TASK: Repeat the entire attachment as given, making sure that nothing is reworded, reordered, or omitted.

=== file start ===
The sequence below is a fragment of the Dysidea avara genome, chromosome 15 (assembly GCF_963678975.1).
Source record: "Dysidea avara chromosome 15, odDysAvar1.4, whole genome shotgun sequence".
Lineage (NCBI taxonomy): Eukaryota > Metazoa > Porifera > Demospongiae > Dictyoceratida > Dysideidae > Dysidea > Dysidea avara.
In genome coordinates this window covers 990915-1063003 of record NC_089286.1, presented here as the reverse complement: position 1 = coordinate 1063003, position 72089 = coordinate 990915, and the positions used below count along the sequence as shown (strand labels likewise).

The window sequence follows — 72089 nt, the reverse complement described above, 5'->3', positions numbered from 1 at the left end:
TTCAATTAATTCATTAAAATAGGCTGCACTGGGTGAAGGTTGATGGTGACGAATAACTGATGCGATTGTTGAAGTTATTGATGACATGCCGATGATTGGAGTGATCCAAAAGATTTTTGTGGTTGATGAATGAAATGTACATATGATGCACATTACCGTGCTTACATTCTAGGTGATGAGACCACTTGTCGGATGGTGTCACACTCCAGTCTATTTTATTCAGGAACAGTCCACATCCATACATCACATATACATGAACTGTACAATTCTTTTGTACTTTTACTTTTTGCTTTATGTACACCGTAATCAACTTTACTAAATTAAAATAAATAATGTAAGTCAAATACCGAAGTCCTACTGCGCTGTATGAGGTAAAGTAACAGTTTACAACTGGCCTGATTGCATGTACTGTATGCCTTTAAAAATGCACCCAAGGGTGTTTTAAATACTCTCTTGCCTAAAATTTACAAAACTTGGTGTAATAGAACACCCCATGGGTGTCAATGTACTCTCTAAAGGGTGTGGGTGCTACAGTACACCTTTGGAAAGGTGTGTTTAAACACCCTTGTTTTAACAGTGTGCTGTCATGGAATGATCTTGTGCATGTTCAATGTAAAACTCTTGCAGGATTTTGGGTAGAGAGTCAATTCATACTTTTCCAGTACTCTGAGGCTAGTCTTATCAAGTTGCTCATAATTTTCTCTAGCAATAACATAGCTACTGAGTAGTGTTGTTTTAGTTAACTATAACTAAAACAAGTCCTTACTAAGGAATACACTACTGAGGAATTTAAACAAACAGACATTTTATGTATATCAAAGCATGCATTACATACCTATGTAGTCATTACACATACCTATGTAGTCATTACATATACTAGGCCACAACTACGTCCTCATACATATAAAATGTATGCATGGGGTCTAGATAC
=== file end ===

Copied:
The sequence below is a fragment of the Dysidea avara genome, chromosome 15 (assembly GCF_963678975.1).
Source record: "Dysidea avara chromosome 15, odDysAvar1.4, whole genome shotgun sequence".
Lineage (NCBI taxonomy): Eukaryota > Metazoa > Porifera > Demospongiae > Dictyoceratida > Dysideidae > Dysidea > Dysidea avara.
In genome coordinates this window covers 990915-1063003 of record NC_089286.1, presented here as the reverse complement: position 1 = coordinate 1063003, position 72089 = coordinate 990915, and the positions used below count along the sequence as shown (strand labels likewise).

The window sequence follows — 72089 nt, the reverse complement described above, 5'->3', positions numbered from 1 at the left end:
TTCAATTAATTCATTAAAATAGGCTGCACTGGGTGAAGGTTGATGGTGACGAATAACTGATGCGATTGTTGAAGTTATTGATGACATGCCGATGATTGGAGTGATCCAAAAGATTTTTGTGGTTGATGAATGAAATGTACATATGATGCACATTACCGTGCTTACATTCTAGGTGATGAGACCACTTGTCGGATGGTGTCACACTCCAGTCTATTTTATTCAGGAACAGTCCACATCCATACATCACATATACATGAACTGTACAATTCTTTTGTACTTTTACTTTTTGCTTTATGTACACCGTAATCAACTTTACTAAATTAAAATAAATAATGTAAGTCAAATACCGAAGTCCTACTGCGCTGTATGAGGTAAAGTAACAGTTTACAACTGGCCTGATTGCATGTACTGTATGCCTTTAAAAATGCACCCAAGGGTGTTTTAAATACTCTCTTGCCTAAAATTTACAAAACTTGGTGTAATAGAACACCCCATGGGTGTCAATGTACTCTCTAAAGGGTGTGGGTGCTACAGTACACCTTTGGAAAGGTGTGTTTAAACACCCTTGTTTTAACAGTGTGCTGTCATGGAATGATCTTGTGCATGTTCAATGTAAAACTCTTGCAGGATTTTGGGTAGAGAGTCAATTCATACTTTTCCAGTACTCTGAGGCTAGTCTTATCAAGTTGCTCATAATTTTCTCTAGCAATAACATAGCTACTGAGTAGTGTTGTTTTAGTTAACTATAACTAAAACAAGTCCTTACTAAGGAATACACTACTGAGGAATTTAAACAAACAGACATTTTATGTATATCAAAGCATGCATTACATACCTATGTAGTCATTACACATACCTATGTAGTCATTACATATACTAGGCCACAACTACGTCCTCATACATATAAAATGTATGCATGGGGTCTAGATAC